Trying to sell a house can feel like a high wire act, especially if the home sellers are going to live in the house until the sale is complete. There is a lot of time and effort that needs to be put into selling a house. Otherwise, it may stay on the market for a long time. Or, and even worse outcome, the house might end up getting taken off the market by a frustrated homeowner who is tired of waiting for a buyer to come along that will overlook all of the mistakes they are making in the process.
There are many mistakes that home sellers make during a sale. For this reason, make you avoid the following missteps.
Anything that needs to be repaired should be repaired before the house is on the market. If a buyer suggests a repair they are likely to want a lower price on the house or even a credit to complete the repair themselves.
Any repairs completed, and done well, before a sale begins will not be noticed by a buyer. This means there is less room for negotiation in price. Even small items that need to be repaired will make a buyer nervous that there are repairs needed but are being concealed.
This is a hard fact to deal with if there is a family living in the house. Buyers will want to come look at a house at the drop of a hat. That means everyone in the house needs to be cleared out very quickly.
If home sellers tell too many buyers “no,” they are passing on opportunities to sell the house. Many housing markets have multiple houses for sale at a time. That buyer may not schedule a showing and move on to the next house available.
Most homeowners do a great job cleaning, at least for the first showing. After that initial open house the coffee table starts to collect random items from pockets, the kitchen has dishes piling up, and there is laundry laying around waiting to be washed or folded.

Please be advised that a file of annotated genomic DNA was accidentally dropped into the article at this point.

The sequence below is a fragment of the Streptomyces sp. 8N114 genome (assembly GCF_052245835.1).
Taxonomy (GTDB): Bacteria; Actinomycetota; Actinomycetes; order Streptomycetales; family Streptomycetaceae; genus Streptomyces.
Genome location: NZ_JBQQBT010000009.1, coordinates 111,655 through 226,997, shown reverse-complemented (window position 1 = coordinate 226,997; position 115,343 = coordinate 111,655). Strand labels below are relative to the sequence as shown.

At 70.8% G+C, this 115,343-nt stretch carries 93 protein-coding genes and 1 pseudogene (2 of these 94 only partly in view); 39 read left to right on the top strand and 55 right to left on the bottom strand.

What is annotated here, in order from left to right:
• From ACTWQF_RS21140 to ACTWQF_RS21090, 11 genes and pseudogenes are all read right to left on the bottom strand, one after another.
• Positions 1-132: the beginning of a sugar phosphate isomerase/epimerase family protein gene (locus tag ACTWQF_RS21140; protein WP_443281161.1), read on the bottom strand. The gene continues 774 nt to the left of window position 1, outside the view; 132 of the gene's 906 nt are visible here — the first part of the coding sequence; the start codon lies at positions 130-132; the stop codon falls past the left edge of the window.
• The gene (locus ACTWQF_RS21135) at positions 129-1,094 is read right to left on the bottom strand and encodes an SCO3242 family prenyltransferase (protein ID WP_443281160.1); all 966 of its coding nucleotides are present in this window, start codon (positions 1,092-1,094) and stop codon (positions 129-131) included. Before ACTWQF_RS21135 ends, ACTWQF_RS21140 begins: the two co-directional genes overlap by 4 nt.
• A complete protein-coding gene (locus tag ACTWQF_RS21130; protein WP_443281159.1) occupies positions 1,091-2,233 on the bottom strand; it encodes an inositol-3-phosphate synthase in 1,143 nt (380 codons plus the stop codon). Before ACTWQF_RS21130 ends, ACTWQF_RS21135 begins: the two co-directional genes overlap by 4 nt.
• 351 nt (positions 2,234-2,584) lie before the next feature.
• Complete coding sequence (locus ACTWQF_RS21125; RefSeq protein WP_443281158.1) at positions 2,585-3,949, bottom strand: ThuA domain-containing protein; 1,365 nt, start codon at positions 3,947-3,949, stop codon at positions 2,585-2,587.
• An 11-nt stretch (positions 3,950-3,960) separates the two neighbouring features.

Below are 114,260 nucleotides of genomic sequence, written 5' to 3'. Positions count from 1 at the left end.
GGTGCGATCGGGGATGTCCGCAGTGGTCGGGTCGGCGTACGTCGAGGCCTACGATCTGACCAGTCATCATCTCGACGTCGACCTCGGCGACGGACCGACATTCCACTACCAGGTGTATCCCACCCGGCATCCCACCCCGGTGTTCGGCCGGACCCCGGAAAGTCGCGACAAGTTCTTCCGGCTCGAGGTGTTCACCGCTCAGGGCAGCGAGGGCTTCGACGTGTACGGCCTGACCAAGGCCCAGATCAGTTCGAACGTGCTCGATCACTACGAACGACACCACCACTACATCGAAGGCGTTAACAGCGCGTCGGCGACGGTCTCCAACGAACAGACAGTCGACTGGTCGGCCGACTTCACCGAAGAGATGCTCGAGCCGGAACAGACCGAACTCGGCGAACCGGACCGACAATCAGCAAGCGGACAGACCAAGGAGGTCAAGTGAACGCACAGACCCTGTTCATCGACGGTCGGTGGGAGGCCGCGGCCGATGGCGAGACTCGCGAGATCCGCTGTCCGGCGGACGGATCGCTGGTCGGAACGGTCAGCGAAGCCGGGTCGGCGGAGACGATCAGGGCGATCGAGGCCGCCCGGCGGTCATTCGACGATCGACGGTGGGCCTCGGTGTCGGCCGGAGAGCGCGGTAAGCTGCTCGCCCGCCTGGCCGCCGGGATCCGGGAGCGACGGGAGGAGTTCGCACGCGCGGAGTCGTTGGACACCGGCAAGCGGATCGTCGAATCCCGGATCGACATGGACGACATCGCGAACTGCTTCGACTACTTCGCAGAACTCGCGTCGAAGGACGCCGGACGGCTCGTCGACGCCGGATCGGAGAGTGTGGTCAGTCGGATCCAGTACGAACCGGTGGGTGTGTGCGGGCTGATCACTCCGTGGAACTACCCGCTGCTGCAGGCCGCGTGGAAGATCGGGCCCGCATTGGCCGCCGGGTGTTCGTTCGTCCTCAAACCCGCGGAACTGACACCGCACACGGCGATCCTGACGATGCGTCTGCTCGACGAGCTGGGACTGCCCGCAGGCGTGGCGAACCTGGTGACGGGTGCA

Since buyers will likely want to view the house without much notice, it must always be showcase ready. That means constant cleaning, even when there is not time to clean.
Buyers do not want to see a homeowner present at a showing. They already feel like they are intruding on the homeowner and their presence is going to make them uncomfortable.
With a homeowner hovering they are unlikely to fully explore the house or ask questions. Most likely they will try to rush through the walk-through and never think about the house again.
There are two problems with keeping pets in the home during a showing. The first is some people are scared of pets or even allergic. They may not want to risk walking through a house with a large dog barking in a kennel. If the pets are agitated and the buyers are agitated.
The second problem is the smell. No home with pets is without a slight smell that says there are pets living there. Regardless of how often they get a bath or if the house is clean, it is typically easy to tell if an animal is in the house. Especially if there are multiple pets living in the house.
While it can be hard to take an offer that is lower than expected, it is sometimes necessary. Leaving a bit of room for negotiating will help home sellers and buyers find a good middle ground. A seller that will not budge in price at all is likely to lose out on any sale that could have happened.
Even with a homeowner doing their due diligence and making necessary repairs beforehand, it is likely the inspector will find an issue. If it is a simple repair and does not cost a lot, fork over the cash. Losing out of a sale because of a couple hundred dollars is not worth it.
Selling a house does cost money. Many home sellers fail to realize that they will need to spend money on closing the sale. This money can be a large amount and can take someone by surprise if they did not budget for the cost.
Do not make these mistakes while selling a house. These mistakes will slow down the sale process, potentially cost more money in the long run, and lead to frustration. Preparing for the sale, keeping up with the maintenance of the house, and being flexible is going to help a seller close a deal at a price point that makes everyone happy.